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Tom Hawthorn

Yippies in Love: Exploring the Vancouver riot - of 40 years ago Add to ...

It was a warm summer night when rampaging gangs of men tore through Vancouver streets beating passersby with sticks.

Even unsuspecting women and children came under assault.

The police had a rough time of it, not the least because they perpetrated the violence.

Forty years ago this summer, some 2,000 people gathered on Gastown streets for what was billed as the Grasstown Smoke-In to peaceably protest marijuana prohibition. The night ended in what was widely regarded afterward as a police riot. Hippies, activists and tourists fell under the truncheon as police on horseback rode through a frightened crowd. Archival footage shows police pulling men by their long hair.

The riot served as an exclamation point after many months of tension. The city’s police tried to crack down on drug use even as hordes of teenagers flocked to the city to sample mind-altering substances. The mayor, Thomas Campbell, a millionaire lawyer and property developer, did verbal battle against hippies and longhairs, Marxists and Maoists, Vietnam War draft dodgers and the Georgia Straight newspaper. The mayor saw all of them as a threat – correctly, as it turned out – to building freeways and skyscrapers.

Particularly irksome were a band of anti-authoritarian merry pranksters who called themselves the Northern Lunatic Fringe of the Youth International Party – Yippie! for short.

It is this background that serves as the setting for a new musical, Yippies in Love, that opens with a gala Thursday night at the Vancouver East Cultural Centre. Expected to attend are about a dozen former members of a group that operated without membership cards. Or leaders.

The script and lyrics were written by Bob Sarti, a former Vancouver Sun reporter who both covered and took part in some Yippie stunts.

He wrote the play after interviewing old comrades, checking yellowed newspaper clippings, and surveying the CBC’s rich lode of archival footage. He said none of the Yippies regretted taking part. They feel history has absolved them.

“We were right. They were wrong,” Mr. Sarti said recently. “The bad guys were wrong. The war was wrong. Drug paranoia was wrong.”

The Vancouver Yippies lived in communal homes with such tongue-in-cheek names as The Dog House and Charlie Mansion. Combining street theatre with political activism, they tried to levitate the Main Street police station (an echo of unsuccessful attempts to do the same to the Pentagon).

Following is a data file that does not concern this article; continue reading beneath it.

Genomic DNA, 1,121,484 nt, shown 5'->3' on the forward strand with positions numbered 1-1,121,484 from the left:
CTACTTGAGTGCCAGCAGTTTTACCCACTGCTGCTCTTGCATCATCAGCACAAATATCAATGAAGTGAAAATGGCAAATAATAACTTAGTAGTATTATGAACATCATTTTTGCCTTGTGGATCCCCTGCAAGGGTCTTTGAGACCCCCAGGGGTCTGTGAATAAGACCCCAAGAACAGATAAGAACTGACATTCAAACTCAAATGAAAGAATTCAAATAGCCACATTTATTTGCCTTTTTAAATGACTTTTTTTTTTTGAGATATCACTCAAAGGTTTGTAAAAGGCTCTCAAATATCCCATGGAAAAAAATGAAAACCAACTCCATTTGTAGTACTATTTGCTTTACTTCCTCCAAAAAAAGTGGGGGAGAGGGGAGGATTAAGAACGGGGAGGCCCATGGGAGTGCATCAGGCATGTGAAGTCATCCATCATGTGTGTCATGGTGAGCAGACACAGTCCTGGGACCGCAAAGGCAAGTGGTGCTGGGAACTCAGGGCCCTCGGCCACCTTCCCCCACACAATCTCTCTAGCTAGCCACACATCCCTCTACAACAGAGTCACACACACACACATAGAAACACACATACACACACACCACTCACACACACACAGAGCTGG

A so-called Sip-In to protest the poor treatment of hippie customers at the Hudson’s Bay department store ended in smashed glass and the burning of the Stars and Stripes in a demonstration at the nearby American embassy on May 8, 1970.

The next day, the Yippies took part in an audacious incursion across the frontier, when a crowd overwhelmed border guards at the Peace Arch and marched through the streets of Blaine, Wash. The invasion was a protest against the invasion of Cambodia and the subsequent shooting of unarmed students at Kent State University in Ohio.

During the protest, a trainload of new automobiles got pelted by rocks, causing significant damage.

The local newspaper called the foray “one of the saddest and most degrading incidents suffered by the people of this country since the Alamo.”

Two months later, the Yippies held what they called a Be-Out at Oakalla prison, knocking down a section of fence but wisely not engaging several hundred guards and police in anything other than some verbal jousting.

The Yippies also launched a newspaper (The Yellow Journal), opposed a development while campaigning to preserve as parkland a four-hectare site at the entrance to Stanley Park (today’s Devonian Harbour Park), and ran a candidate for mayor.

Mr. Sarti, 68, who lives on Hornby Island, is the son of a New York cook who volunteered to fight against fascists in the Spanish Civil War. He came to Canada as a draft resister in 1968. One of his early Sun stories was headlined, “Yippies behind rash of street actions here.”

He notes the play, with music by Bill Sample, is a drama, not a documentary, though characters and events will be familiar to those who took part four decades ago.

Where Yippies were once vilified by city fathers, the play is an official part of the city’s quasquicentennial celebrations.

As a nod to recent events, a panel discussion will be held after Sunday’s matinee performance. It will compare the events of the early 1970s with the recent Stanley Cup riot. It is titled, “Yippies and Yahoos: What’s the Difference?”

Special to The Globe and Mail

 

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